Nature Lives Closer to Home Than You Think
By Mark S. McDonald
If you know where to look and when, you are never far from Mother Nature. Even a suburban neighborhood in west Midland, Texas, can have a certain “wildness” to it.
Just how wild?
For a glimpse of nature, look no farther than the girls softball diamond on the campus of Lee High School. It is home of the Lady Rebels but also for at least one family unit of gray fox.
Neighborhood residents report seeing the small canine in their backyards, in broad daylight. One surprised Midlander discovered juvenile kits cavorting on the patio of her backyard. Another local nature-lover reported seeing adult foxes returning to a semi-secluded hole in the ground where, she presumes, they now make their den. Across town, amidst multi-story office buildings, another local citizen spotted a fox trot (what else?) between cars in a covered parking lot.
Least surprised is life-long student of nature Burr Williams, our senior naturalist.
A veteran columnist for the local newspaper and lecturer on plants, animals and history of the Llano Estacado, Williams for years has pointed out that the opportunistic fox will eat almost anything. And they can be found near their food sources — eggs, birds, berries, even carrion and the ripening contents of urban garbage cans. A bowl of goodies intended for the family Fido makes an easy fox meal, too.
Standard-equipped with a predator’s needle-like teeth and fast-twitch muscle of a sprinter, the fox has been clocked up to 45 mph. A fox looks like a small dog, but has the movements of a cat, especially when sneaking up on prey. What’s more, it’s the only member of the canine family that can climb a tree. And not just a tree.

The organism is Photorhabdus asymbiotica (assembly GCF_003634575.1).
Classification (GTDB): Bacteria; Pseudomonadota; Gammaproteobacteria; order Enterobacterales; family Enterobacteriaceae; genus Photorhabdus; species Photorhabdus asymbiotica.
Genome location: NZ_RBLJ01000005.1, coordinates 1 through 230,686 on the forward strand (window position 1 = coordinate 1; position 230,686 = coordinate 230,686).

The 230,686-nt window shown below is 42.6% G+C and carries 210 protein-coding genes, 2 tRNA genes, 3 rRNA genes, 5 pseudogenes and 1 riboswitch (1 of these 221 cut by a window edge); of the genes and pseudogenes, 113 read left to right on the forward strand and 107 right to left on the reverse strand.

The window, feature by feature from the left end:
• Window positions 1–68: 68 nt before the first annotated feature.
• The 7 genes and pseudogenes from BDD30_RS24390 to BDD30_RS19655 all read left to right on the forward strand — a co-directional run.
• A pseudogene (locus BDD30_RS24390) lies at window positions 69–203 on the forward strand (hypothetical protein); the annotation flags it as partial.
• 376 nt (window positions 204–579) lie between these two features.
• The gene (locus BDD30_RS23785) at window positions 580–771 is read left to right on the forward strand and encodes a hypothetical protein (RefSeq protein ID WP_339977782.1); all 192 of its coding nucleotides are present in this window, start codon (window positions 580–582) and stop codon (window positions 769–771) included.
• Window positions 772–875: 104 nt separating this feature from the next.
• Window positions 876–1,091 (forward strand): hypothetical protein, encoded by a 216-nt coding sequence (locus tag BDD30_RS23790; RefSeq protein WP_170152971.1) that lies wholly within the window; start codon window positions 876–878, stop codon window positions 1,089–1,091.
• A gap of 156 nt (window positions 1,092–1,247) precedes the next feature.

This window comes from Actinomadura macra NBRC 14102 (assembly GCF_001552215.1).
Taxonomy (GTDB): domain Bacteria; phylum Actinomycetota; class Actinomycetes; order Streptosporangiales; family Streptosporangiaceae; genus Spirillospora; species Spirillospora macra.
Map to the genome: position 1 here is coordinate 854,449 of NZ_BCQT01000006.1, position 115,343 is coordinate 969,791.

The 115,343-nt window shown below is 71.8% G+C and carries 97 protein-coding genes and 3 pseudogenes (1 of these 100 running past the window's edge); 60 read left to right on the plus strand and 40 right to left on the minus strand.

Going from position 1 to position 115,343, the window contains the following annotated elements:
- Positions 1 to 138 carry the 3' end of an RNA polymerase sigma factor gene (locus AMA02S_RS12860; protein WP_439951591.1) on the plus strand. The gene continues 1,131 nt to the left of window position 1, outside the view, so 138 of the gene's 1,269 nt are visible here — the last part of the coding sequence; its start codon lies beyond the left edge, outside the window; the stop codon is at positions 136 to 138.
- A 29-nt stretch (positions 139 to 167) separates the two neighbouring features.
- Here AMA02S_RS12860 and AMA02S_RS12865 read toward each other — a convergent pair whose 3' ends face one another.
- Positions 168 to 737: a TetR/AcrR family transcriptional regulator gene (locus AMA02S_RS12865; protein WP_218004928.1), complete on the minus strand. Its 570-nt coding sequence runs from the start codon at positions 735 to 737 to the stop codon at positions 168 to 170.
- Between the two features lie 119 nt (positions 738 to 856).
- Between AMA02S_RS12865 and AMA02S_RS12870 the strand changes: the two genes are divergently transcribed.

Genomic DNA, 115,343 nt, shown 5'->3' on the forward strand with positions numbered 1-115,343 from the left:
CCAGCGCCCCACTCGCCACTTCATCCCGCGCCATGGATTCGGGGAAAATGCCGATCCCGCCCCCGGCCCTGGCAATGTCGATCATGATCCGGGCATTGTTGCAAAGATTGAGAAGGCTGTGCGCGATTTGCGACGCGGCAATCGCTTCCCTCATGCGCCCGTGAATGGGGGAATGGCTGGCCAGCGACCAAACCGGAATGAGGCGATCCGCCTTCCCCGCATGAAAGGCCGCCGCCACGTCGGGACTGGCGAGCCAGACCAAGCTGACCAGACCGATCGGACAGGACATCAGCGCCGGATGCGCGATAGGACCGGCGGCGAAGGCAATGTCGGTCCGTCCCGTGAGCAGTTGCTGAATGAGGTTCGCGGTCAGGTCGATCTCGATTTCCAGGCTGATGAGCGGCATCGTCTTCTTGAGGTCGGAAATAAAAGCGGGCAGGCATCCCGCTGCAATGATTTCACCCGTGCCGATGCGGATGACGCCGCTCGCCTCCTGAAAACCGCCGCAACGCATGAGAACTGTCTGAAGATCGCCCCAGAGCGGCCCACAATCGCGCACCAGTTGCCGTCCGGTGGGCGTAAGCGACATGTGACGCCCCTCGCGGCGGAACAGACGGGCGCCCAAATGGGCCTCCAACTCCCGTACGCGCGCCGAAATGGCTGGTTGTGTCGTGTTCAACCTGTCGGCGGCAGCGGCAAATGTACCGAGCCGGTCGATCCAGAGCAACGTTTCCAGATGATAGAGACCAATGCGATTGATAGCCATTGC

As The Matriarch found out one year, a fox can climb “chicken wire” mesh fencing to attack laying hens. Small wonder Canadian ecologist and red fox expert, J. David Henry, describes red foxes as “one of the most flexible and adaptive species on Earth.”
So if a group of wild hogs is a sounder, what is a group of foxes? Answer: A “lead” or “leash” of foxes. Or, better, a “skulk” of foxes. Next time you want to impress, roll that info out in conversation. Soon, you will have the room to yourself.
The fox, though no threat to humans, is a wild animal, and it has been known to carry rabies. Close contact should be avoided. Similarly, you are encouraged from chewing on beer cans.
Fox sightings have been reported in suburban neighborhoods from Oregon to Pennsylvania, and in the United Kingdom. As the human sprawl continues to expand farther and farther into wildlife habitat, expect to hear and see of more fox sightings.
I look forward to that possibility. Maybe you do, too.
Mark McDonald, past president of the Texas Outdoor Writers, escaped starvation while covering hunting, fishing and conservation for the sports staffs of five major dailies in Texas. His next book, “They Gave Us Baseball: Now Look What We’ve Done” will be released in early 2015.